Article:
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Related-party opportunities carry risks

There were many opportunities and alternatives for SMSFs entering into transactions with related parties, however, it was critical for advisers to be aware of the risks and the possible breaches they would need to manage.

“There are related-party opportunities and they can be a really good option when you can’t do something under the borrowing rules, but remember the rules are messy and there are wide holes in lots of things you can do,” Cooper Grace Ward partner Scott Hay-Bartlem told the Institute of Chartered Accountants in Australia SMSF Day in Sydney today.

“Beware also of anti-avoidance and those other possible breaches and sole purpose provisions, even if you have pre-1999 unit trusts floating around, because they’ll [ATO] catch you anyway.”

Hay-Bartlem said related-party transactions were a complex topic for advisers, particularly in regards to the use of unit trusts as an investment vehicle for SMSFs.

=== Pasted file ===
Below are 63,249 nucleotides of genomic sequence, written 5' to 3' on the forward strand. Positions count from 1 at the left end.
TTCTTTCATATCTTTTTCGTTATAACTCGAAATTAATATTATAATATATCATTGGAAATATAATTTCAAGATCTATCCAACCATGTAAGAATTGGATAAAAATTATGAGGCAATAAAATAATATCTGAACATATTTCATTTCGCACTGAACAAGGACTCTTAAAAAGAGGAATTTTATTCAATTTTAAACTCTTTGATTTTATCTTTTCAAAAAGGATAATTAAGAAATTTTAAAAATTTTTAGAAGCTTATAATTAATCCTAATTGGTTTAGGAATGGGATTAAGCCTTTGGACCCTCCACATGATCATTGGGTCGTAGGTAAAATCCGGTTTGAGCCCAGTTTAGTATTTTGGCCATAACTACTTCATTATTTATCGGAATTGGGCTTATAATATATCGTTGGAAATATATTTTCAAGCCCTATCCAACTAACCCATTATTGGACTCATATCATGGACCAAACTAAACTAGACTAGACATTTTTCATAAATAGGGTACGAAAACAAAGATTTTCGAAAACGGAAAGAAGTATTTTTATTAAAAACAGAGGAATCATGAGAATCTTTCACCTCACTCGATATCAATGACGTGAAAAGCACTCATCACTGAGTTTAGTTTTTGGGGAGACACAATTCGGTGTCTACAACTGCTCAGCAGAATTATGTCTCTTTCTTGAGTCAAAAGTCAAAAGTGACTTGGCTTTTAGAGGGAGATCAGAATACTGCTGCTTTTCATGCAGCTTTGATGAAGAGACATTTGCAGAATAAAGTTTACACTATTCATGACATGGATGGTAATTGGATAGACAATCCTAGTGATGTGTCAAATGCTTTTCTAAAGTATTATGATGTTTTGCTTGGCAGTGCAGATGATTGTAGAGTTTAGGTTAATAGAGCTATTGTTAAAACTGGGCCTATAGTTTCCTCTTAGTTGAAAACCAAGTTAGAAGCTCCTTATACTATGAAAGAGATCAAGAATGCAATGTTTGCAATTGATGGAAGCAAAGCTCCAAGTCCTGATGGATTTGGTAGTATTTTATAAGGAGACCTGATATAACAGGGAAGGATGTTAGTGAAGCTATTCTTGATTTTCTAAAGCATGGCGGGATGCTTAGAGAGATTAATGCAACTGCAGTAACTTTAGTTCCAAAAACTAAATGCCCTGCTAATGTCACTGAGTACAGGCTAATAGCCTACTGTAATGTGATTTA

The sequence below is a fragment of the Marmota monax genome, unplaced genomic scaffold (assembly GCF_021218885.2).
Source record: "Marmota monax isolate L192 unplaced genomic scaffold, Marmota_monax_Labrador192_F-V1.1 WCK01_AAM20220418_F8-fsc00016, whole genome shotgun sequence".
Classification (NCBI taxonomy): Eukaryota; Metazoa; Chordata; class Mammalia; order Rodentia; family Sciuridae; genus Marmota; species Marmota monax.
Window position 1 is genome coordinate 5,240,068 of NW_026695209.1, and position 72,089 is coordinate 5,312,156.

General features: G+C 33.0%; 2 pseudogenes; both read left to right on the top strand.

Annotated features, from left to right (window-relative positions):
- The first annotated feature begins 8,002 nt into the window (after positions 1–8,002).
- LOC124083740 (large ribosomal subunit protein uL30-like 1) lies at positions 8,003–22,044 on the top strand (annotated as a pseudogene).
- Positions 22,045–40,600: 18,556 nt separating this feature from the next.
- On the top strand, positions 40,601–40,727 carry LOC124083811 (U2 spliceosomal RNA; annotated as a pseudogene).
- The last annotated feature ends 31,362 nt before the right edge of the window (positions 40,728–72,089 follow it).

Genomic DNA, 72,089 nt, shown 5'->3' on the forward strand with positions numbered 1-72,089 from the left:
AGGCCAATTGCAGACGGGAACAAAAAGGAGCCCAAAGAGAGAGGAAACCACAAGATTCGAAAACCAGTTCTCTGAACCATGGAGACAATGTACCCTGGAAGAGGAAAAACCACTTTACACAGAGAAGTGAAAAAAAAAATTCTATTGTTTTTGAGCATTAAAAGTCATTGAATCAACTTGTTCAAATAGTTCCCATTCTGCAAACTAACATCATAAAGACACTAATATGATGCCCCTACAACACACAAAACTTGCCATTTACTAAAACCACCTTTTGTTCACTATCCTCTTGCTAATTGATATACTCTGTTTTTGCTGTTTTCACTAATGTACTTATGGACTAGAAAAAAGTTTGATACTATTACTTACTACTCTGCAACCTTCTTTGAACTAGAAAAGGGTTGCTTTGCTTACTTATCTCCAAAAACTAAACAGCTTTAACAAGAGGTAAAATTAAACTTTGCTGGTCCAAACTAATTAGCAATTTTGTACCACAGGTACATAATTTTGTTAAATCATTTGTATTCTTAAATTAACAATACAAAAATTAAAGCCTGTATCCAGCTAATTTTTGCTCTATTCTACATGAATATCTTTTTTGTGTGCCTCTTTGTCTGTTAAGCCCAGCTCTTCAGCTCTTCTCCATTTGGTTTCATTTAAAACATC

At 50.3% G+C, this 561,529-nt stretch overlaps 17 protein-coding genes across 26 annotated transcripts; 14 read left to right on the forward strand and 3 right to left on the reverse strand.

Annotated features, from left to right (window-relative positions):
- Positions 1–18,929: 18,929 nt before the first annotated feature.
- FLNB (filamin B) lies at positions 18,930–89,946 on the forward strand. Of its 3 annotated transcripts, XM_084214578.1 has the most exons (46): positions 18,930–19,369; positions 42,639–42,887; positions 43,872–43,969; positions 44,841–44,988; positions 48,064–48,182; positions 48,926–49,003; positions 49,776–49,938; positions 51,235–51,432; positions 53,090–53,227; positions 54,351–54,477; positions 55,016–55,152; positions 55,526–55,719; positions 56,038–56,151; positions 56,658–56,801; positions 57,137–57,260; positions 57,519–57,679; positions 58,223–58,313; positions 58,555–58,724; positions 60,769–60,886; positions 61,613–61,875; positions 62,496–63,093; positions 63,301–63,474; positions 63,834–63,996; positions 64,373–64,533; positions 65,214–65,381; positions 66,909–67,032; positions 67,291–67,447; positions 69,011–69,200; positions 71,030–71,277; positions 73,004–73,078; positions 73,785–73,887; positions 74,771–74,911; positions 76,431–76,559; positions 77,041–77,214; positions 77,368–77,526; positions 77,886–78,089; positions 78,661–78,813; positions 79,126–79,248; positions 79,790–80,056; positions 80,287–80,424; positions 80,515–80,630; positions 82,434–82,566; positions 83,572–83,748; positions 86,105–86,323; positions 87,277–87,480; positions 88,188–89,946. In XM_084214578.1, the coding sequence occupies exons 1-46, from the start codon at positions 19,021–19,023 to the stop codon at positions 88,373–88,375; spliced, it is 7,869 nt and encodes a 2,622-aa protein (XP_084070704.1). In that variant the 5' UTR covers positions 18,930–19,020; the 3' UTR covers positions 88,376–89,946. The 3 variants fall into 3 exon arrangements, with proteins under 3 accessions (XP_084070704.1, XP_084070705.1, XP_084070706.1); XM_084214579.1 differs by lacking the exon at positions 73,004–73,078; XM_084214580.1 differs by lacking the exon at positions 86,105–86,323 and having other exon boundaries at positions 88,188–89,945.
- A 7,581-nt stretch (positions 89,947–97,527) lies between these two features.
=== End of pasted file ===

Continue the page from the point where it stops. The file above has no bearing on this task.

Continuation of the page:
Unit trusts are considered a related party or related trust when there is a fixed entitlement to more than 50 per cent of income or capital, the trustee or majority of trustees is accustomed to or under obligation to act in accordance with or might reasonably be expected to act in accordance with wishes or directions, and there is the ability to appoint or remove the trustee or the majority of trustees.

However, unit trusts weren’t necessarily “dead”, as the unit trust could be structured so as not to be a related party, Hay-Bartlem said.

“You can do that by having two unconnected entities,” he said.

“If you have two super funds each with 50 per cent of the units and we structure our control at unit trust level properly, that unit trust is not a related party of the fund.

“That means the units aren’t in-house assets of the fund and it means in the trust the trustee can buy and the unit trust trustee can borrow.”

As long as the two funds were not related parties, unit trusts were an alternative to a limited recourse borrowing arrangement (LRBA), he said.

“If you’ve got clients looking at limited recourse borrowing arrangements, you’ve got to have a single acquirable asset, which rules out a whole lot of things you might want to do – you can’t buy, sell, trade, swap, develop or sub-divide, et cetera,” he said.

“Where you have two parties getting in bed together through their super funds and they’re coming to you for a LRBA, and they want to do something that they can’t, is something like [using a unit trust] going to be the answer?

“So unit trusts do work in some situations and you can use two, three, four or five provided that when you aggregate people together, you don’t get over 50 per cent [in terms of fixed entitlement].”

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